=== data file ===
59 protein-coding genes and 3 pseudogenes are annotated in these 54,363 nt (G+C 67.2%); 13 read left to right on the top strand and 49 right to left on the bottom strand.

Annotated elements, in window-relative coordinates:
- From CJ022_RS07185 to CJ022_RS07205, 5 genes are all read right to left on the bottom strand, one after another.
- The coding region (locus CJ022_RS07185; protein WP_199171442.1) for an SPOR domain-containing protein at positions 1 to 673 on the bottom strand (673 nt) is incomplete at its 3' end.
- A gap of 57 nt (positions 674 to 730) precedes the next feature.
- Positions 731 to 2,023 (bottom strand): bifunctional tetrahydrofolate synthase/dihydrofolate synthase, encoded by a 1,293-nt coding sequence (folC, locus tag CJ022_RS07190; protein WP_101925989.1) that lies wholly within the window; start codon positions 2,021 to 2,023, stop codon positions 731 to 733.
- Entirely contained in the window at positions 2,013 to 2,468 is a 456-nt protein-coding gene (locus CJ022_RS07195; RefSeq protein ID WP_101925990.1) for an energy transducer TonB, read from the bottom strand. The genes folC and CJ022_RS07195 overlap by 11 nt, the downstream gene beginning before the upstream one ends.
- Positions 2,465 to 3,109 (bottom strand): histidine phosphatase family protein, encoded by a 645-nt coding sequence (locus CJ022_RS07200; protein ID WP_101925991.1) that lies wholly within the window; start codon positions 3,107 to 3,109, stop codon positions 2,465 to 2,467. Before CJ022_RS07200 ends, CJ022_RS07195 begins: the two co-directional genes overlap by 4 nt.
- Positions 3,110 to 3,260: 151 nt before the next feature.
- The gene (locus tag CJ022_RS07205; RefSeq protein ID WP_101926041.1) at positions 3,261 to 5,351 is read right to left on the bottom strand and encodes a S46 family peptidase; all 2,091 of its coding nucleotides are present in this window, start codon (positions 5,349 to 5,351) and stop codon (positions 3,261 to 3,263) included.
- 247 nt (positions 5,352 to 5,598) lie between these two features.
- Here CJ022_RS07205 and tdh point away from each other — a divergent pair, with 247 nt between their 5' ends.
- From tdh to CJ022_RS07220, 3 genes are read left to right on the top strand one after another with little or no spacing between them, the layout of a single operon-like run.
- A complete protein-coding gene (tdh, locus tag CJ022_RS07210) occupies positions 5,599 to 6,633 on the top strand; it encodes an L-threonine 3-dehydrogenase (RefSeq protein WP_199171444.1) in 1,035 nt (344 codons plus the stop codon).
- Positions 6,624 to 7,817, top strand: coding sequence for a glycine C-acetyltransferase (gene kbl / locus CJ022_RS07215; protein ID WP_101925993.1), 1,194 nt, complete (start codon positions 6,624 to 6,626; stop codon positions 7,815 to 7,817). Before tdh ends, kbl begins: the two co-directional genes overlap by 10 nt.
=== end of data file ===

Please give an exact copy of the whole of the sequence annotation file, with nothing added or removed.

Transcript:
59 protein-coding genes and 3 pseudogenes are annotated in these 54,363 nt (G+C 67.2%); 13 read left to right on the top strand and 49 right to left on the bottom strand.

Annotated elements, in window-relative coordinates:
- From CJ022_RS07185 to CJ022_RS07205, 5 genes are all read right to left on the bottom strand, one after another.
- The coding region (locus CJ022_RS07185; protein WP_199171442.1) for an SPOR domain-containing protein at positions 1 to 673 on the bottom strand (673 nt) is incomplete at its 3' end.
- A gap of 57 nt (positions 674 to 730) precedes the next feature.
- Positions 731 to 2,023 (bottom strand): bifunctional tetrahydrofolate synthase/dihydrofolate synthase, encoded by a 1,293-nt coding sequence (folC, locus tag CJ022_RS07190; protein WP_101925989.1) that lies wholly within the window; start codon positions 2,021 to 2,023, stop codon positions 731 to 733.
- Entirely contained in the window at positions 2,013 to 2,468 is a 456-nt protein-coding gene (locus CJ022_RS07195; RefSeq protein ID WP_101925990.1) for an energy transducer TonB, read from the bottom strand. The genes folC and CJ022_RS07195 overlap by 11 nt, the downstream gene beginning before the upstream one ends.
- Positions 2,465 to 3,109 (bottom strand): histidine phosphatase family protein, encoded by a 645-nt coding sequence (locus CJ022_RS07200; protein ID WP_101925991.1) that lies wholly within the window; start codon positions 3,107 to 3,109, stop codon positions 2,465 to 2,467. Before CJ022_RS07200 ends, CJ022_RS07195 begins: the two co-directional genes overlap by 4 nt.
- Positions 3,110 to 3,260: 151 nt before the next feature.
- The gene (locus tag CJ022_RS07205; RefSeq protein ID WP_101926041.1) at positions 3,261 to 5,351 is read right to left on the bottom strand and encodes a S46 family peptidase; all 2,091 of its coding nucleotides are present in this window, start codon (positions 5,349 to 5,351) and stop codon (positions 3,261 to 3,263) included.
- 247 nt (positions 5,352 to 5,598) lie between these two features.
- Here CJ022_RS07205 and tdh point away from each other — a divergent pair, with 247 nt between their 5' ends.
- From tdh to CJ022_RS07220, 3 genes are read left to right on the top strand one after another with little or no spacing between them, the layout of a single operon-like run.
- A complete protein-coding gene (tdh, locus tag CJ022_RS07210) occupies positions 5,599 to 6,633 on the top strand; it encodes an L-threonine 3-dehydrogenase (RefSeq protein WP_199171444.1) in 1,035 nt (344 codons plus the stop codon).
- Positions 6,624 to 7,817, top strand: coding sequence for a glycine C-acetyltransferase (gene kbl / locus CJ022_RS07215; protein ID WP_101925993.1), 1,194 nt, complete (start codon positions 6,624 to 6,626; stop codon positions 7,815 to 7,817). Before tdh ends, kbl begins: the two co-directional genes overlap by 10 nt.